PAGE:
Opinion: UCLA fails to hit zero waste target, must implement new sustainability practices
(Lily Lee/Daily Bruin)
June 6, 2021 4:29 p.m.
UCLA loves to make promises when it comes to sustainability, but promises without follow-through are no longer enough.
The habitability of our planet is at stake.
In 2012, the University of California Sustainable Practices Policy ambitiously set a target of zero waste, defined as a waste diversion rate of at least 95%, by 2020. However, according to the 2020 UC Sustainability Annual Report, UCLA only had around a 50% waste diversion rate in 2020.
A lack of recycling infrastructure, institutional purchasing practices and challenges with environmental literacy has contributed to that shortcoming, said Deputy Chief Sustainability Officer Bonny Bentzin in an emailed statement.
Despite this shortfall, the critical need for better waste management means that the project can’t be abandoned – it just needs to be reimagined.
The UC Zero Waste Working Group has redefined a new zero waste goal that focuses on both waste diversion and reduction. These targets include a 25% reduction of waste per person from fiscal year 2016 levels by 2025, a 50% reduction of waste per person from fiscal year 2016 levels by 2030 and a 90% solid waste diversion rate from the landfill, according to Bentzin’s emailed statement.
But adding nuance to sustainability targets just isn’t enough. Instead, UCLA must increase its campus community’s environmental consciousness by facilitating waste literacy, promoting environmental education programs and encouraging small-scale efforts from students. The combined force of such initiatives will help create a more environmentally friendly campus.
Bentzin said in the emailed statement that UCLA Sustainability has attempted to increase its educational outreach through social media, waste training for staff and resources on waste sorting.
With an ever-changing student body, however, these programs are often more effective in theory than in practice.
“With new students always coming in, it’s always a constant battle to educate the whole student body,” said Jack Miller, a UCLA alumnus and former Zero Waste Ambassador. “And (for) a lot of international students, (recycling programs) are just not uniform across the whole globe, so there’s a lot of barriers that have to be worked around.”
For starters, UCLA should make sustainability programs more accessible and work with student organizations that play a key role in fostering waste literacy.
Greening the Greeks at UCLA is one such organization. Armed with a resource guidebook and presentations, the organization hopes to improve student understanding on the proper disposal of electronic-waste, recycling and food waste. It serves the entire UCLA Greek community, which consists of 66 organizations.
It is essential for the university to provide increased support through funding or other forms of partnership, for these environment-focused student organizations. However, waste sustainability also requires individual motivation.
CJ Johnson, a second-year atmospheric and oceanic sciences student and the director of education for Greening the Greeks, said students have to be genuinely interested in sustainability for educational efforts to be successful.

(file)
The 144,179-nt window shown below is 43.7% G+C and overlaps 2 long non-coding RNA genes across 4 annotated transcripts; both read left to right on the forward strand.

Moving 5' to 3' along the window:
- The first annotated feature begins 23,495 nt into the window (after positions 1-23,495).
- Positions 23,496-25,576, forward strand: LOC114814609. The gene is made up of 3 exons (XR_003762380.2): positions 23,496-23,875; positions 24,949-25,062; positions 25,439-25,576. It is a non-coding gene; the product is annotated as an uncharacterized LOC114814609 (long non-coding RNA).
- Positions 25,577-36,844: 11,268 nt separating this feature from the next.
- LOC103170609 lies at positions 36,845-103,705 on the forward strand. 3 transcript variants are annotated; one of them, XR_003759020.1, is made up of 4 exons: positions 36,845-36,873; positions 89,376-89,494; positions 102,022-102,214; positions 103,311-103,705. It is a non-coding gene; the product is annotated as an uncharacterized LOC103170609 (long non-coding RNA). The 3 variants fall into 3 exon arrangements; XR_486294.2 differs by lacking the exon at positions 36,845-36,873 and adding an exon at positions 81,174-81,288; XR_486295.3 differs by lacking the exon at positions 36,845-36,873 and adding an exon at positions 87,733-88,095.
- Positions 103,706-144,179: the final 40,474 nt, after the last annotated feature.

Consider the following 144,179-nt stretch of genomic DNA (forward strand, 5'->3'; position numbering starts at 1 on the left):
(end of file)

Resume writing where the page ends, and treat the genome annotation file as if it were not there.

That means UCLA’s new programs need to be optional and tailored to students’ interests, especially as students return to campus in the fall. The rapid influx of people and the trash produced by additional people highlights the need for UCLA Sustainability to accelerate its campus efforts to meet its 2025 goal.
And if history shows us anything, it’s that goals are particularly hard to meet.
Based on its zero waste trajectory in 2019, UCLA has fallen short. In 2018, UCLA diverted 11,330 tons of waste from landfills, which was 6,540 tons short of the UC zero waste benchmark. Its 2019 diversion rate of 57% was also significantly less than the ambitious 2020 90% diversion target.
Guest speakers, campuswide events and eye-opening modules can all help to generate student buy-in on pressing sustainability issues. The sustainability office could also set up an “eco rep” or sustainability ambassador program to help bridge the gap between Bruins and the sustainability task force. Other methods of student engagement include integrating environmental volunteer work into general education classes and providing well-advertised internship opportunities in the UCLA Sustainability office.
It is also critical that students understand how seemingly small efforts can be extremely impactful.
Simple habits such as properly disposing of waste, holding peers accountable for actions and reducing meat consumption can generate large-scale impacts when taken up by the entire Bruin community.
Despite shortcomings, it is important to acknowledge that UCLA’s previous zero waste target may have already increased environmental consciousness among students and faculty.
Thomas Gillespie, a UCLA geography professor, said that even though a lot of ambitious environmental targets are rarely met, they often result in some levels of progress.
Regardless of whether the initial launch of the zero waste goal spurred some progress, it is important for UCLA to actually realize its new zero waste target by 2025.
We simply can’t afford not to.